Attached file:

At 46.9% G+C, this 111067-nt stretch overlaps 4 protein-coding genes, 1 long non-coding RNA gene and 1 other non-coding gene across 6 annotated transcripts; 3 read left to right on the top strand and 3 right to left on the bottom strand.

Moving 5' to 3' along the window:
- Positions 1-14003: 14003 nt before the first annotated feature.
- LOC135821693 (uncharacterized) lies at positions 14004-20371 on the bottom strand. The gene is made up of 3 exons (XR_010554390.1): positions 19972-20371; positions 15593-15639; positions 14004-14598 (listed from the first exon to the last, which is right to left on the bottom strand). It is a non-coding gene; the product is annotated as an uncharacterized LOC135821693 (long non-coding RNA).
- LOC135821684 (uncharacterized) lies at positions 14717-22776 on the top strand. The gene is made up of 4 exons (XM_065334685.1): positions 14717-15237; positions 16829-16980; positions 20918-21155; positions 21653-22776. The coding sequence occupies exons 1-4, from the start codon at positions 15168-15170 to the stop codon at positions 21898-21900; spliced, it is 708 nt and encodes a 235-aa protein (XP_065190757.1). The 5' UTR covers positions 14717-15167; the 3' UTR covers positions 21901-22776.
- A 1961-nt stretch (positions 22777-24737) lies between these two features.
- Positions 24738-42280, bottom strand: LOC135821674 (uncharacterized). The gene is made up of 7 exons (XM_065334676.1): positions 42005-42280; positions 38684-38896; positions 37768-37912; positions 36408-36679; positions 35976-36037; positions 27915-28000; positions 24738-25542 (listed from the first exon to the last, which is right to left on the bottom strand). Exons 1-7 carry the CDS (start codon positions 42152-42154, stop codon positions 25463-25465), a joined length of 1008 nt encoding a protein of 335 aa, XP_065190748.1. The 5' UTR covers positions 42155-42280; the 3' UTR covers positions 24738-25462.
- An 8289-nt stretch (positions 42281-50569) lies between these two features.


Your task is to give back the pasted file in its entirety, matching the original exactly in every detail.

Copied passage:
At 46.9% G+C, this 111067-nt stretch overlaps 4 protein-coding genes, 1 long non-coding RNA gene and 1 other non-coding gene across 6 annotated transcripts; 3 read left to right on the top strand and 3 right to left on the bottom strand.

Moving 5' to 3' along the window:
- Positions 1-14003: 14003 nt before the first annotated feature.
- LOC135821693 (uncharacterized) lies at positions 14004-20371 on the bottom strand. The gene is made up of 3 exons (XR_010554390.1): positions 19972-20371; positions 15593-15639; positions 14004-14598 (listed from the first exon to the last, which is right to left on the bottom strand). It is a non-coding gene; the product is annotated as an uncharacterized LOC135821693 (long non-coding RNA).
- LOC135821684 (uncharacterized) lies at positions 14717-22776 on the top strand. The gene is made up of 4 exons (XM_065334685.1): positions 14717-15237; positions 16829-16980; positions 20918-21155; positions 21653-22776. The coding sequence occupies exons 1-4, from the start codon at positions 15168-15170 to the stop codon at positions 21898-21900; spliced, it is 708 nt and encodes a 235-aa protein (XP_065190757.1). The 5' UTR covers positions 14717-15167; the 3' UTR covers positions 21901-22776.
- A 1961-nt stretch (positions 22777-24737) lies between these two features.
- Positions 24738-42280, bottom strand: LOC135821674 (uncharacterized). The gene is made up of 7 exons (XM_065334676.1): positions 42005-42280; positions 38684-38896; positions 37768-37912; positions 36408-36679; positions 35976-36037; positions 27915-28000; positions 24738-25542 (listed from the first exon to the last, which is right to left on the bottom strand). Exons 1-7 carry the CDS (start codon positions 42152-42154, stop codon positions 25463-25465), a joined length of 1008 nt encoding a protein of 335 aa, XP_065190748.1. The 5' UTR covers positions 42155-42280; the 3' UTR covers positions 24738-25462.
- An 8289-nt stretch (positions 42281-50569) lies between these two features.